Don't Mind the Gap
St. Louis Fed president James Bullard, who's been sort of hawkish and then sort of centrist, now seems to moving back toward hawkishness again. "Hawkish," of course, normally refers to the Fed's attitude toward inflation, but at this point it seems to have morphed into "the economy sucks and we'd all better just get used to it":
If the Federal Reserve doesn't change the way it takes stock of the economy and its relationship to monetary policy, the U.S. may be facing a "looming disaster," a top central bank official said Monday.
At issue is the commonly held view that the Fed must use its policy tools to help the economy regain the ground it lost over the financial crisis and ensuing recession, in turn closing what economists see as the gap between the economy's potential and its actual rates of growth, Federal Reserve Bank of St. Louis President James Bullard said. But the nature of the shock suffered over recent years is such that if this model continues to drive policy, "it may be very difficult for the U.S. to ever move off of the zero lower bound on nominal interest rates," Bullard said.
....Bullard said he worries that current preoccupation with closing the output gap "may be keeping us all prisoner" because it puts monetary policy makers in the impossible position of trying to get growth to converge back to pre-crisis levels, which were themselves a reflection of the housing market bubble.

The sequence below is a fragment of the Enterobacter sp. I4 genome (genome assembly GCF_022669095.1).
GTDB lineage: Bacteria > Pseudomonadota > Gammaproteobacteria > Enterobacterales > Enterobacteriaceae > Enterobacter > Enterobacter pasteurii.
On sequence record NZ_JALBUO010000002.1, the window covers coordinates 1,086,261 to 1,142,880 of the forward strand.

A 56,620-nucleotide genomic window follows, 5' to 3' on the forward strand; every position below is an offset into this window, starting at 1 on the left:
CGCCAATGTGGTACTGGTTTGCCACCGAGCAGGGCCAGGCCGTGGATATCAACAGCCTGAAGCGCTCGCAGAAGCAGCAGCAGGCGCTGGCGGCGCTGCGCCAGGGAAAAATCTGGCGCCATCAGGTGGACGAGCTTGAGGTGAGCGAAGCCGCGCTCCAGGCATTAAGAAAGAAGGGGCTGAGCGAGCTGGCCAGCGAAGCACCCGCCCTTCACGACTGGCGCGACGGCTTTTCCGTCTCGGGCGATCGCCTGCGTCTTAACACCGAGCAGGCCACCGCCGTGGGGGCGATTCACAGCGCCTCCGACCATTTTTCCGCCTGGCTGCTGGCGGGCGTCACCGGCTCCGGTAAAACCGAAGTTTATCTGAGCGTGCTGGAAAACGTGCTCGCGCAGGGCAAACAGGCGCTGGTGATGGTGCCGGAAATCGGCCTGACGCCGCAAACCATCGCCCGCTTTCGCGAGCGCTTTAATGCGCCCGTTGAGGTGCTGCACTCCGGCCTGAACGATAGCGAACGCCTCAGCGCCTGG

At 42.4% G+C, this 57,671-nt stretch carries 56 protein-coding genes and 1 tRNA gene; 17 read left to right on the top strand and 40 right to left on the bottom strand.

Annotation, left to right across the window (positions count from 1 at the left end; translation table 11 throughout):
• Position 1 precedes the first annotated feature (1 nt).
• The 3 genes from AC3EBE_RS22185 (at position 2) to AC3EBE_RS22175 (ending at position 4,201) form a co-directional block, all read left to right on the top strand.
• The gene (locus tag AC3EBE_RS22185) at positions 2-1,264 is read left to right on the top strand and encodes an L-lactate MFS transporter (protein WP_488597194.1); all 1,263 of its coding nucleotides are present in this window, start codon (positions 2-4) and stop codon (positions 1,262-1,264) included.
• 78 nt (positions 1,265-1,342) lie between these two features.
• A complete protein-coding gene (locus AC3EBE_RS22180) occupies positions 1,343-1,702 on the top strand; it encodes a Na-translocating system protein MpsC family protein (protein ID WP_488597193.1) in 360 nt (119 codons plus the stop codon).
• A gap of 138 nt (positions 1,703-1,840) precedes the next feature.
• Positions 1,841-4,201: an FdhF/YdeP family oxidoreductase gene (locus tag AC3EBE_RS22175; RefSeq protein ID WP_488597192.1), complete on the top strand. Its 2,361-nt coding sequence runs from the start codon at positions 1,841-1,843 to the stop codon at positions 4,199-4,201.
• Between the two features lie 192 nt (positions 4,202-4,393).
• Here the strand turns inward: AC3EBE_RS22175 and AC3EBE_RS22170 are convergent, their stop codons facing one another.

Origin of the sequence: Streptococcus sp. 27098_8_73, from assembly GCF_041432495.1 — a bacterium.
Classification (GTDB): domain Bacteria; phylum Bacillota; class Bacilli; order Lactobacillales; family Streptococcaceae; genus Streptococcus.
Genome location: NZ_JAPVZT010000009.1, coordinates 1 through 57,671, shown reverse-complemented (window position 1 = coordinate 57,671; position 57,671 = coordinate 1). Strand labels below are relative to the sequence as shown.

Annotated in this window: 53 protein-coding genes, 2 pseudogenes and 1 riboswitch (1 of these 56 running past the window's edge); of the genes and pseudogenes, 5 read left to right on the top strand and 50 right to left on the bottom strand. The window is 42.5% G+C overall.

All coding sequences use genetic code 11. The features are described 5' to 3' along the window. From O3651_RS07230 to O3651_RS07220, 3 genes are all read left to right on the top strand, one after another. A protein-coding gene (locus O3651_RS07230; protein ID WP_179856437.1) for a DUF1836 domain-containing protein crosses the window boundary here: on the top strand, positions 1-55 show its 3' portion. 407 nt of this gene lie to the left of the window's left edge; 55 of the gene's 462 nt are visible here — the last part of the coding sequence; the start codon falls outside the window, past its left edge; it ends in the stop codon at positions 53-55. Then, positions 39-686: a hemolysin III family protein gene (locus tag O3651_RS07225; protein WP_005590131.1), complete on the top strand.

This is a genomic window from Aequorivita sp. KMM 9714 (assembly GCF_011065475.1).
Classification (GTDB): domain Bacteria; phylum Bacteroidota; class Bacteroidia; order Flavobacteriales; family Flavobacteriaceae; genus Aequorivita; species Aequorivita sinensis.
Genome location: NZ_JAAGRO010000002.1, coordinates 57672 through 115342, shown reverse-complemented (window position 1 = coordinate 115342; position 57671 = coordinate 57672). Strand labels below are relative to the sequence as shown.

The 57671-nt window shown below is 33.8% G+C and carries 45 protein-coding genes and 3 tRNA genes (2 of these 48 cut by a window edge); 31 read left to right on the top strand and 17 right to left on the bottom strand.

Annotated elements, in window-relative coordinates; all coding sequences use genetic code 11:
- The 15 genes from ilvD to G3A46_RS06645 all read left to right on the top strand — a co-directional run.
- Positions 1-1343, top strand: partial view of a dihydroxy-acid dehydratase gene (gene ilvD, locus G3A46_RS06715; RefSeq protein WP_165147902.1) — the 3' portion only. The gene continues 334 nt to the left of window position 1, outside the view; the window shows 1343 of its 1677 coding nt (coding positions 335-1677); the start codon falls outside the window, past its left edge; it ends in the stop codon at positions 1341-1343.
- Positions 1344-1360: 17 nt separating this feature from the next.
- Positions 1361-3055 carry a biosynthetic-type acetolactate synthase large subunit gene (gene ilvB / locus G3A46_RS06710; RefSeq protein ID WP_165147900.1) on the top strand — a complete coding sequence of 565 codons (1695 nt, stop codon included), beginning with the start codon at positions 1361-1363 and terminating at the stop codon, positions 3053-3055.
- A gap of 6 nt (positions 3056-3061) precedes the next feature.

So there you have it. We managed to make up the output gap after the Great Depression, but it's not going to happen this time because — well, just because. Bullard's view seems to be that we're stuck because the 2008 crash was caused by an asset bubble, but the world has seen lots of asset bubbles before. It's not clear why he thinks this one is so special that we're never going to make up the ground we lost when it burst.
So suck it up, America. And keep in mind that as these things go, Bullard is actually something of a moderate. As near as I can tell, about half of the FOMC thinks Bullard is just pandering to the hippies and we should end this nonsense of keeping interest rates low right now. Sure, it'll be a little painful, but eventually all you malingerers out there will get the message.